Mr. Prime Minister,
Good afternoon, ladies and gentlemen.
It is a great pleasure to see you again soon after our very constructive meeting in New York on the margins of the General Assembly.
Thank you, Mr. Prime Minister for welcoming me despite this very pleasant holiday season. I hope I am not [inaudible] during this holiday season.
On my way from the airport yesterday to my hotel, I saw so many Israeli people enjoying this holiday -- Sukkot holiday. And I congratulate them and wish you all the best.
As you remember, I was here in July most recently.
After a summer of immense suffering and destruction, I am back to strongly urge leaders and Member States to find the way to peace and contribute to the pressing issue of Gaza’s reconstruction.
The conflict left unprecedented levels of damage and pain for thousands of civilians living in the Gaza Strip.
On the other side of the border, Israelis repeatedly lived with constant fear for their own lives and safety and security -- running for shelter at a moment’s notice. I consistently condemned the rocket fire from Hamas and other armed groups, the tunnels and breaches of the ceasefire.
In the end, more than 2,100 Palestinians were killed together with 70 Israelis and one foreign national.
Today as we move toward a more sustainable ceasefire and peace, I welcome steps taken by the Israeli Government to ease movements and restrictions in the West Bank and Gaza.
The UN-brokered trilateral agreement on a temporary Gaza reconstruction mechanism has opened the door for much needed reconstruction, taking fully into account Israel’s legitimate security concerns. I thank the Prime Minister Netanyahu for his support for this mechanism.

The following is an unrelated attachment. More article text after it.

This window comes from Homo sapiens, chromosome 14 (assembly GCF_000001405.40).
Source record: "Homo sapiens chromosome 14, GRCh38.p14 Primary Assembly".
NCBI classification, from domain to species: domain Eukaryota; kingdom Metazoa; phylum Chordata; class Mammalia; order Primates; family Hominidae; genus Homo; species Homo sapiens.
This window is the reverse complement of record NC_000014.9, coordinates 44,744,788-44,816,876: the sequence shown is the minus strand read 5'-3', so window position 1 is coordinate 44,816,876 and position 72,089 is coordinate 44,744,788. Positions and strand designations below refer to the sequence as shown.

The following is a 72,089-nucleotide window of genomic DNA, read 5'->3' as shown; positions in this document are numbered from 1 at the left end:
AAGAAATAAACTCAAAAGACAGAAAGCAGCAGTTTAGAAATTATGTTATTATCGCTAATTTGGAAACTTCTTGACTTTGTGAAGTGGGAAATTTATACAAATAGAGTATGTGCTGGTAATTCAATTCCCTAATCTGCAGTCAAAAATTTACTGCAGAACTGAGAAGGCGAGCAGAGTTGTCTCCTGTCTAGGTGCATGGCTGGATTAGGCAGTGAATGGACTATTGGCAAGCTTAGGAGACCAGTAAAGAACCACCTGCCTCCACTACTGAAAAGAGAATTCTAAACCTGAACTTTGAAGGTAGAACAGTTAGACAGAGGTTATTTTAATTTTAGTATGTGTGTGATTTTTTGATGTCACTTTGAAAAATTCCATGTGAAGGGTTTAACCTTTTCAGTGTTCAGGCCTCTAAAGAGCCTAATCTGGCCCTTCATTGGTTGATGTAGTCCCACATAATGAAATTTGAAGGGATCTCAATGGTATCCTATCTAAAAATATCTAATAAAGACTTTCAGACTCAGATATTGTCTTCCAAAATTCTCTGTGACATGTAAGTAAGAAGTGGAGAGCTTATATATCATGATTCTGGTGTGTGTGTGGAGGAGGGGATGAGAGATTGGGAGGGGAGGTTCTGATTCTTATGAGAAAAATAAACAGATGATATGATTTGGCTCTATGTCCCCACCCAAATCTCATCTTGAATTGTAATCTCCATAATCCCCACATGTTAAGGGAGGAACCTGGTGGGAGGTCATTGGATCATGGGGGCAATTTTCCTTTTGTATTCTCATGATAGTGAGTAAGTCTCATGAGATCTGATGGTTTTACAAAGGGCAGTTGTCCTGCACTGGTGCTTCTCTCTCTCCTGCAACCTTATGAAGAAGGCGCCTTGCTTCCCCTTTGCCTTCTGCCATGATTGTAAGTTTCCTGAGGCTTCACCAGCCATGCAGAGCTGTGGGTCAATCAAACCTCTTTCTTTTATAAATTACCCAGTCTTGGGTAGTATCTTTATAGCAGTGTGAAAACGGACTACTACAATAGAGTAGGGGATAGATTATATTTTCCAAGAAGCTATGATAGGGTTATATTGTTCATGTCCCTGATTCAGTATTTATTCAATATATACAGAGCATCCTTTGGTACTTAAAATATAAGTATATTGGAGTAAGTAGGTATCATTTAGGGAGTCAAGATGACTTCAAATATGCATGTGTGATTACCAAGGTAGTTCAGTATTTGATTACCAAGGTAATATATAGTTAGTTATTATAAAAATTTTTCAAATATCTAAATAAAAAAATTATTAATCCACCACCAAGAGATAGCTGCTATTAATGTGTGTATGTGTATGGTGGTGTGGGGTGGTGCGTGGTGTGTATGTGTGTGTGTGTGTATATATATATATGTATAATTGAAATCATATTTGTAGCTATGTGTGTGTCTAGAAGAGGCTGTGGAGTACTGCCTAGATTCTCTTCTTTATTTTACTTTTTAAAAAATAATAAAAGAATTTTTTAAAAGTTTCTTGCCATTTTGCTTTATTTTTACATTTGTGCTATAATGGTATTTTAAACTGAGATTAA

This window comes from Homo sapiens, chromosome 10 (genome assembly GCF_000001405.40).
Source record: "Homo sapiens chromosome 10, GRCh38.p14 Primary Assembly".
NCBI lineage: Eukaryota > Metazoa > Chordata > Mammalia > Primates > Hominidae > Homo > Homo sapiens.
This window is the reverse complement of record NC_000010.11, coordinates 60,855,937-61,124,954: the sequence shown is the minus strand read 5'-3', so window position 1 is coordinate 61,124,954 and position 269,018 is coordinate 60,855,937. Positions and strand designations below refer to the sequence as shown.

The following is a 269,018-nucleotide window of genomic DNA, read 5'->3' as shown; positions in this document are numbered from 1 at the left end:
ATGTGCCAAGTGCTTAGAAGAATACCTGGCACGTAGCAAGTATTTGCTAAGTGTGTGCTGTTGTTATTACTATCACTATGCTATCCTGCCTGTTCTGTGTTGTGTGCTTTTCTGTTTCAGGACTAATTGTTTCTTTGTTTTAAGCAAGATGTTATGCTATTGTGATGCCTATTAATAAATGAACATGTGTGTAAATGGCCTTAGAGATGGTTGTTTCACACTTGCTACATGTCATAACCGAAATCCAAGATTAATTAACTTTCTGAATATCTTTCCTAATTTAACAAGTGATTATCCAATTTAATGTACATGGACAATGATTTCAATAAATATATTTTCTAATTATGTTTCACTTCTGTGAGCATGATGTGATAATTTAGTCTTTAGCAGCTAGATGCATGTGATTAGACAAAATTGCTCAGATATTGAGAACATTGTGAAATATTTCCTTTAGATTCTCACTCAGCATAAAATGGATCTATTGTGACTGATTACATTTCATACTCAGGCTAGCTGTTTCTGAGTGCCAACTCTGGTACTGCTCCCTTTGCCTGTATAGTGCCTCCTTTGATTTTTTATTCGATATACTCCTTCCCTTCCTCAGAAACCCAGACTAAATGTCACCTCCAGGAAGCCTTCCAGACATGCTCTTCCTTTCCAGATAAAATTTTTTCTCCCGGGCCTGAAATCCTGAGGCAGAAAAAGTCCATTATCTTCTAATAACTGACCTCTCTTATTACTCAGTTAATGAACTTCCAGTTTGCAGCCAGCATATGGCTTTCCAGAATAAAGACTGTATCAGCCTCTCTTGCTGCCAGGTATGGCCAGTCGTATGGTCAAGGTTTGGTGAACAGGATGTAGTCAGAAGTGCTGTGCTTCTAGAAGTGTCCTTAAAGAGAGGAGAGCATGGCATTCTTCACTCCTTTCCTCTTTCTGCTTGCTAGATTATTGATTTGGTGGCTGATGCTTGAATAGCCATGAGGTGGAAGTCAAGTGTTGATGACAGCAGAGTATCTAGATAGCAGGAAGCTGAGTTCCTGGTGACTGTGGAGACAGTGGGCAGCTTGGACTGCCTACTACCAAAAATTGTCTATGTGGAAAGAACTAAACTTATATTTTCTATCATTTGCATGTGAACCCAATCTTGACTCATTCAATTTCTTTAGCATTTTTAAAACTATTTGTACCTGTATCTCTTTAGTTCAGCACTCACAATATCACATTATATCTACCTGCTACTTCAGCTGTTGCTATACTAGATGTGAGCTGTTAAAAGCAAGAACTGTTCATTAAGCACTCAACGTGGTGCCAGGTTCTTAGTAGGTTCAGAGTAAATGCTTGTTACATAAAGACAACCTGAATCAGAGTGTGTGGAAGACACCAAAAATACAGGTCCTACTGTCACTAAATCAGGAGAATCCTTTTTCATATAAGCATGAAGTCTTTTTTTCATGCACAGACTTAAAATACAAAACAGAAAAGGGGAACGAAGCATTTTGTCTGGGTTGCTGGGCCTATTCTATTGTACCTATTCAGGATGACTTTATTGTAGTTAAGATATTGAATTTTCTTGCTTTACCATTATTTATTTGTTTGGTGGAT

I urge both sides to implement this mechanism in good faith.
Large scale reconstruction must start without delay.
But that is not enough to break the cycle.
If conditions in Gaza simply revert to where they were before this escalation, the clock will be reset for more instability, underdevelopment and conflict.
Economic revival – which requires the predictable exit and entry of goods and people -- can change the dynamics on the ground and ultimately enhance stability in Gaza, which in turn will improve Israel’s security.
I am confident that we can work together so that this economic revival enhances, not harms, Israeli security.
Turning to a subject I am very sorry to have to raise yet again --- I am very concerned about the recent announcement of plans to advance settlements in East Jerusalem, which are in clear violation of international law.
This does not send the right signal and I urge the Government of Israel to reverse these activities.
As you mentioned this Holy Site in Jerusalem and as I also said this morning, I am deeply concerned by repeated provocations at the Holy Sites in Jerusalem. These only inflame tensions and must stop.
After this difficult summer for Palestinians and Israelis, both sides need to take steps to build trust and confidence
I am also well aware that the current regional turmoil continues to pose many challenges to Israel.
In view of recent incidents, we count on both sides to cooperate to reduce tension and prevent escalation along the Blue Line.
I also want to once again thank the Israeli government for its good cooperation with UNDOF.
Finally, let me say that as the rounds of hostilities indicate, the status quo is not tenable.
It is clear that the sides must quickly return to the negotiation table with the readiness to make the tough but necessary compromises.
This is the time for leadership Mr. Prime Minister – for the resumption of talks – for an end to polarization. There is not a moment to lose.
The outlines of an agreement are clear – the ultimate destination is known to all.
Unilateral action is no foundation for the future. The two-state solution is the only way to bring peace to both sides.
Toda. Thank you.